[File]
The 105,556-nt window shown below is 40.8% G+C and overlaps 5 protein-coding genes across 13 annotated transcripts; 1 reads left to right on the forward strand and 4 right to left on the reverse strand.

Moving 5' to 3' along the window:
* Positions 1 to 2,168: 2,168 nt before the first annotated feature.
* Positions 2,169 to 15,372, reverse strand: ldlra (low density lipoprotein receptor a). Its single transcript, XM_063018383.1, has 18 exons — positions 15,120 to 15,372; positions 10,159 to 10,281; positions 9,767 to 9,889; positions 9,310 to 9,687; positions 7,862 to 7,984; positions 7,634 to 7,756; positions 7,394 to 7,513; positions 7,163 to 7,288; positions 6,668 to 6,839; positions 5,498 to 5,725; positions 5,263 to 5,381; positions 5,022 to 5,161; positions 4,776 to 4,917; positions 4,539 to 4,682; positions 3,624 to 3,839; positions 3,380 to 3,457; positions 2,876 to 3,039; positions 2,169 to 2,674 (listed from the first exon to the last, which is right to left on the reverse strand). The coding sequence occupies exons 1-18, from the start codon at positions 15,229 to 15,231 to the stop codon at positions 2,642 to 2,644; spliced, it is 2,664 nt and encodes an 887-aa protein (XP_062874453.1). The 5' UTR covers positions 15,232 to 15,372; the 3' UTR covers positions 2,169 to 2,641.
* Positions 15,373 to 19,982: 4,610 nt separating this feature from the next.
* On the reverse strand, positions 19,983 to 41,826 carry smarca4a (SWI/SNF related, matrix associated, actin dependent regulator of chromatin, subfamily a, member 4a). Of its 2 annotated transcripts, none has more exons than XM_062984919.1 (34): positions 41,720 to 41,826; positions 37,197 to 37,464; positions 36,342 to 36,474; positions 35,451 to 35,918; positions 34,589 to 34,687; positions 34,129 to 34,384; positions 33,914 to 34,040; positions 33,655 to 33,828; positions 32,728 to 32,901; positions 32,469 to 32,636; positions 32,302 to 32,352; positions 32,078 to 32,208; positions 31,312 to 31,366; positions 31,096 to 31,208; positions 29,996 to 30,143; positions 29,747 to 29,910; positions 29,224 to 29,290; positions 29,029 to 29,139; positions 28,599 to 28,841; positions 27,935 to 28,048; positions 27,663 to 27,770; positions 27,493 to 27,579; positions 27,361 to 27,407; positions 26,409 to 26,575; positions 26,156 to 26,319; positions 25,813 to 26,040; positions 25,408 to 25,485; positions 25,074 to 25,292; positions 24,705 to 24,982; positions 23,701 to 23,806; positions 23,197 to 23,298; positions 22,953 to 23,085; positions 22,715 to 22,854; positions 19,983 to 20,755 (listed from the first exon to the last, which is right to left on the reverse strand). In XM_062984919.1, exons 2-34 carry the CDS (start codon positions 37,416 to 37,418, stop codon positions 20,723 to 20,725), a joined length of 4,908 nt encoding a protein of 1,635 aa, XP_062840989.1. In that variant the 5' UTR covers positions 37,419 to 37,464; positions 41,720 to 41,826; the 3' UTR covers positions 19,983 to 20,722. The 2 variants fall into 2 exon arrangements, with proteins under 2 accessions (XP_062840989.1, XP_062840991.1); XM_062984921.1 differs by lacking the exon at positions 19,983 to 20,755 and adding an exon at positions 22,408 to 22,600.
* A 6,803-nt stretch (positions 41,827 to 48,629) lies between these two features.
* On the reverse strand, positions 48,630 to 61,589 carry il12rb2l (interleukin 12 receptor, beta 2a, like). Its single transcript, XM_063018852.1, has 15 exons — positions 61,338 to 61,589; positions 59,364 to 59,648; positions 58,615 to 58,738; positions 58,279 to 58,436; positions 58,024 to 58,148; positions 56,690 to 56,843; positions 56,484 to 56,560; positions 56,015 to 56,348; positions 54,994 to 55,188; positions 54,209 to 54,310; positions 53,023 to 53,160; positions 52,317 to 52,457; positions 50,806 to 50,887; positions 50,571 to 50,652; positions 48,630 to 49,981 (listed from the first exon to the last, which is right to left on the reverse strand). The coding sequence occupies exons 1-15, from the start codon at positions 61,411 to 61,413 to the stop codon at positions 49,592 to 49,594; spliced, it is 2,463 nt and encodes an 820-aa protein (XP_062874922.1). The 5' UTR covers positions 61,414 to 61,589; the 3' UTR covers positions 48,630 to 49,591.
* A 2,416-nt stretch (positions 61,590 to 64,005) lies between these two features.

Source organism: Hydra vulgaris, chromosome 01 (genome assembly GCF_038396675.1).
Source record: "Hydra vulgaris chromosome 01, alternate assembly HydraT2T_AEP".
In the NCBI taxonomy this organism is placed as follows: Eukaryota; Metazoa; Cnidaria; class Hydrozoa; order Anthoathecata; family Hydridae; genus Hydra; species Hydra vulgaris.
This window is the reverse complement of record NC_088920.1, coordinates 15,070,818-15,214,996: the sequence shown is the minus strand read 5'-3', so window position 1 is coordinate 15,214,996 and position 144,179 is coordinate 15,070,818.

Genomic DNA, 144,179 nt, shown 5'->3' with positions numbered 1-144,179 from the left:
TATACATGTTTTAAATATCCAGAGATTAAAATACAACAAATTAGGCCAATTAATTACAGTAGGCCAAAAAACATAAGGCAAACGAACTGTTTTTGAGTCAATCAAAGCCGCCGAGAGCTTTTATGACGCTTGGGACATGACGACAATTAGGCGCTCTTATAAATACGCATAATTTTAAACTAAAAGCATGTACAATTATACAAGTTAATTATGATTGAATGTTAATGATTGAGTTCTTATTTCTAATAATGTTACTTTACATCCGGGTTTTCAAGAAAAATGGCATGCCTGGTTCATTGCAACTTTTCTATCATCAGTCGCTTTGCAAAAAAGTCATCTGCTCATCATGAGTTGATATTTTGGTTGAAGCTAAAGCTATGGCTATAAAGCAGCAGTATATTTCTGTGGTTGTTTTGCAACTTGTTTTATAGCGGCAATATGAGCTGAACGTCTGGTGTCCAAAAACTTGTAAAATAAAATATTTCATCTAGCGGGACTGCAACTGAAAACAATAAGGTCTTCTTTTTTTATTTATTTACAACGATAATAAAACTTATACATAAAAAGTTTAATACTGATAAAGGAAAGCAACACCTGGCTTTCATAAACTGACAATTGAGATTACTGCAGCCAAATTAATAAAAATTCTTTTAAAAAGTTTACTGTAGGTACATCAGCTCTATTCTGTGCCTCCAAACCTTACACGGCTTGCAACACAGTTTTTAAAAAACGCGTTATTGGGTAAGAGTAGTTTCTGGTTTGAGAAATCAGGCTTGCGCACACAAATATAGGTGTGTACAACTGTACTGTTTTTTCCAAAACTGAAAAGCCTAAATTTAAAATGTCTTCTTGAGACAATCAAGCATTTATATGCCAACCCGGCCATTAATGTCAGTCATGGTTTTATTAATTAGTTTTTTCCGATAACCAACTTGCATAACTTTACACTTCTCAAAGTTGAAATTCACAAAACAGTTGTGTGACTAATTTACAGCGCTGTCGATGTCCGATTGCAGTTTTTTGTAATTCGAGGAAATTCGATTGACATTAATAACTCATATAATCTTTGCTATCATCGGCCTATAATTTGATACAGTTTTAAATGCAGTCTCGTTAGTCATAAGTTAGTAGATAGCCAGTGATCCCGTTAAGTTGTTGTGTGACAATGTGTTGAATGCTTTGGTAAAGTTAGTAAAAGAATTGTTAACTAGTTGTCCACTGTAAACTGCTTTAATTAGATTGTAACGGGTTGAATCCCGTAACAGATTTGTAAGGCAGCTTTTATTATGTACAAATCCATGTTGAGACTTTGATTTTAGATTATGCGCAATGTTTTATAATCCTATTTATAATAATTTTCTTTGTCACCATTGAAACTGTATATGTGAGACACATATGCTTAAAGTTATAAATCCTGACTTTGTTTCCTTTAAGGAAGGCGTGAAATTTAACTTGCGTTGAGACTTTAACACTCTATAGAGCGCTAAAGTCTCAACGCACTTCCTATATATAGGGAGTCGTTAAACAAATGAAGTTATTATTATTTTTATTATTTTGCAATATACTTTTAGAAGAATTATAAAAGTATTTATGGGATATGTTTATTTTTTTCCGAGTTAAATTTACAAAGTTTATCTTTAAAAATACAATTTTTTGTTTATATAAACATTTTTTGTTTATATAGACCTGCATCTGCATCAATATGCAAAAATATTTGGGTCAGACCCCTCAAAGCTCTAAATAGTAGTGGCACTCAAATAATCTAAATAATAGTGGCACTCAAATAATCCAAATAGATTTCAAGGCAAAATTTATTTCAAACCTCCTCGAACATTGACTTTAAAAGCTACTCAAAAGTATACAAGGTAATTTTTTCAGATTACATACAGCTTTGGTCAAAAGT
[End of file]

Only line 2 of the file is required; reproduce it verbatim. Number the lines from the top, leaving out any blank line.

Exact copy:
Moving 5' to 3' along the window: